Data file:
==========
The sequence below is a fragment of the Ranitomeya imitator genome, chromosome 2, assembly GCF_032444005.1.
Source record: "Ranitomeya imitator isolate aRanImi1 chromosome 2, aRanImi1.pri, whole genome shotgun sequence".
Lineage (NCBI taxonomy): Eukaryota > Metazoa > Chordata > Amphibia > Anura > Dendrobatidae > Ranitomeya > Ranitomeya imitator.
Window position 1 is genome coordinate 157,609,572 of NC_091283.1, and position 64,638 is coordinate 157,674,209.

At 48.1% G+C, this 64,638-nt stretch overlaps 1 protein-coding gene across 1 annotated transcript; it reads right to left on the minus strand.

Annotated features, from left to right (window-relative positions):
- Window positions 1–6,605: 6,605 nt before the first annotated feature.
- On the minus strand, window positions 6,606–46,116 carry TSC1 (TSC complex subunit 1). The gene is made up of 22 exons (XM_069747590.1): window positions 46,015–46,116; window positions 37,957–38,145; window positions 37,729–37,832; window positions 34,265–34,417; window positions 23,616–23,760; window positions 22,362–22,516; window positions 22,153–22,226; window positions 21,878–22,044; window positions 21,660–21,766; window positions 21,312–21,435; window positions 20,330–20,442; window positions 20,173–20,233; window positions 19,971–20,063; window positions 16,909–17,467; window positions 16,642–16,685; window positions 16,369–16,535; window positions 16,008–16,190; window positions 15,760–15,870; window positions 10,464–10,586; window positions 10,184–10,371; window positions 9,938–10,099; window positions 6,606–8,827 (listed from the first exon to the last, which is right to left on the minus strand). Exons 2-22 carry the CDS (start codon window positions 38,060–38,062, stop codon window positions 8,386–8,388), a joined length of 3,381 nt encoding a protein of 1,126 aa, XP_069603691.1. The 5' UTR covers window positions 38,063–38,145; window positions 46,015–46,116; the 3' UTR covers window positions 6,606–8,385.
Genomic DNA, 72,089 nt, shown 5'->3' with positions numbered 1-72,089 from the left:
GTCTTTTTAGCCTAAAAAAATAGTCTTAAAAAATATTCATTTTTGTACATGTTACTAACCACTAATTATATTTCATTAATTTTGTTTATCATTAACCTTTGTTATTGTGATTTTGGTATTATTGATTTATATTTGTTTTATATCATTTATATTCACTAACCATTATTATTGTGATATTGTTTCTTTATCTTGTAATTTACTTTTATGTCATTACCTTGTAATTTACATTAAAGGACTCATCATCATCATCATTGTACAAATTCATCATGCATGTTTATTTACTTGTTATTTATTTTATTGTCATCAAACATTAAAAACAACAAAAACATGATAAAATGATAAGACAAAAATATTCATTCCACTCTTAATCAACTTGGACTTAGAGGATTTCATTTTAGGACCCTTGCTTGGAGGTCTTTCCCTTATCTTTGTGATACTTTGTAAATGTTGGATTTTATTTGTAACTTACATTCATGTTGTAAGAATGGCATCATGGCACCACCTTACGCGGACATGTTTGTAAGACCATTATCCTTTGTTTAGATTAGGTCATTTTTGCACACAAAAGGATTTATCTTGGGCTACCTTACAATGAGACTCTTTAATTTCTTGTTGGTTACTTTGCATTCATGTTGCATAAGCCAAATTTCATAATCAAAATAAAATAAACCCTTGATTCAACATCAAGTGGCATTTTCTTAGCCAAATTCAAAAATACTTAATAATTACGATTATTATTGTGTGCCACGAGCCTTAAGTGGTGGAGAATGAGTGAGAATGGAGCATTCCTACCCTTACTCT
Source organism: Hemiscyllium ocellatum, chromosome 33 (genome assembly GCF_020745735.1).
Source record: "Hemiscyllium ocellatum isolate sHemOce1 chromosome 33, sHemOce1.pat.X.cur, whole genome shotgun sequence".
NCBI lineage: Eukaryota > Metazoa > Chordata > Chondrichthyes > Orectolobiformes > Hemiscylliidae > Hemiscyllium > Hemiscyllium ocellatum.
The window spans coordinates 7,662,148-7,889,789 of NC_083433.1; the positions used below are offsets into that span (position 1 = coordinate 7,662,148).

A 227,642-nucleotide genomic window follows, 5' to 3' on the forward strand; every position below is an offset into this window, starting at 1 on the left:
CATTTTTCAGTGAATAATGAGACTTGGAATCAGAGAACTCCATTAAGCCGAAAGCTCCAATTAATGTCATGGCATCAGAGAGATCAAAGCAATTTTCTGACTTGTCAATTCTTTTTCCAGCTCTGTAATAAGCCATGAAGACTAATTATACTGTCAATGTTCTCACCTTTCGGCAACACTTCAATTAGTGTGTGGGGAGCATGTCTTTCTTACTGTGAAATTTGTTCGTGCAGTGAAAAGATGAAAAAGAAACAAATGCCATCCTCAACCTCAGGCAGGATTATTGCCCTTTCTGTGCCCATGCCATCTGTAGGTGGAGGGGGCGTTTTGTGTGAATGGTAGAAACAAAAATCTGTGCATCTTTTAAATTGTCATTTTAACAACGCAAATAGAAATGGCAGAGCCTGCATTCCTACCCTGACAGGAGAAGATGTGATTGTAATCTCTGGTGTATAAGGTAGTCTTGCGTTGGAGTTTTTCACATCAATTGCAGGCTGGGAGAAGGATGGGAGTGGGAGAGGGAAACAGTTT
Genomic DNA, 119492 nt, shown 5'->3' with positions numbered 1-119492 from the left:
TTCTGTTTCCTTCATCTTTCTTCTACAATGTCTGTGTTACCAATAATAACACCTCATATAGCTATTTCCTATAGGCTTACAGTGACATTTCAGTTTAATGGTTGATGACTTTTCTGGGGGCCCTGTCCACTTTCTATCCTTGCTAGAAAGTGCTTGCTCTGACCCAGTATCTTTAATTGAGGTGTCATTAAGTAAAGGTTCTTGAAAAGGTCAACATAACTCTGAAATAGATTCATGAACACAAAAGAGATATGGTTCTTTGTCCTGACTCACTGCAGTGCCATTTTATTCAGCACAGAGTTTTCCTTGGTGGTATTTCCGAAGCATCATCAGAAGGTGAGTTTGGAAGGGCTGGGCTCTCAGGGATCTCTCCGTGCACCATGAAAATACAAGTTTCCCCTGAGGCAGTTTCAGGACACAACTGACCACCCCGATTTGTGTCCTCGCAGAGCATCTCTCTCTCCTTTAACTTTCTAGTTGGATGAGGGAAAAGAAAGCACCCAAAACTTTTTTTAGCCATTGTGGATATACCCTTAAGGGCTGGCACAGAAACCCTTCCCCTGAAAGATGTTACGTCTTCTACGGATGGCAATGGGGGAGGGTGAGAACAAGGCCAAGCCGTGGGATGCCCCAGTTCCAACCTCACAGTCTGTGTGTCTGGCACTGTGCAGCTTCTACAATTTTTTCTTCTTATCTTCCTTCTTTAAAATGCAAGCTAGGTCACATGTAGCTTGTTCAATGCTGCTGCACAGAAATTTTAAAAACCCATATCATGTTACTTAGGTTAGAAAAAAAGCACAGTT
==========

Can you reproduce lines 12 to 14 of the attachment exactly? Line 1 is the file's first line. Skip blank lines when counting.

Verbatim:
Source record: "Hemiscyllium ocellatum isolate sHemOce1 chromosome 33, sHemOce1.pat.X.cur, whole genome shotgun sequence".
NCBI lineage: Eukaryota > Metazoa > Chordata > Chondrichthyes > Orectolobiformes > Hemiscylliidae > Hemiscyllium > Hemiscyllium ocellatum.
The window spans coordinates 7,662,148-7,889,789 of NC_083433.1; the positions used below are offsets into that span (position 1 = coordinate 7,662,148).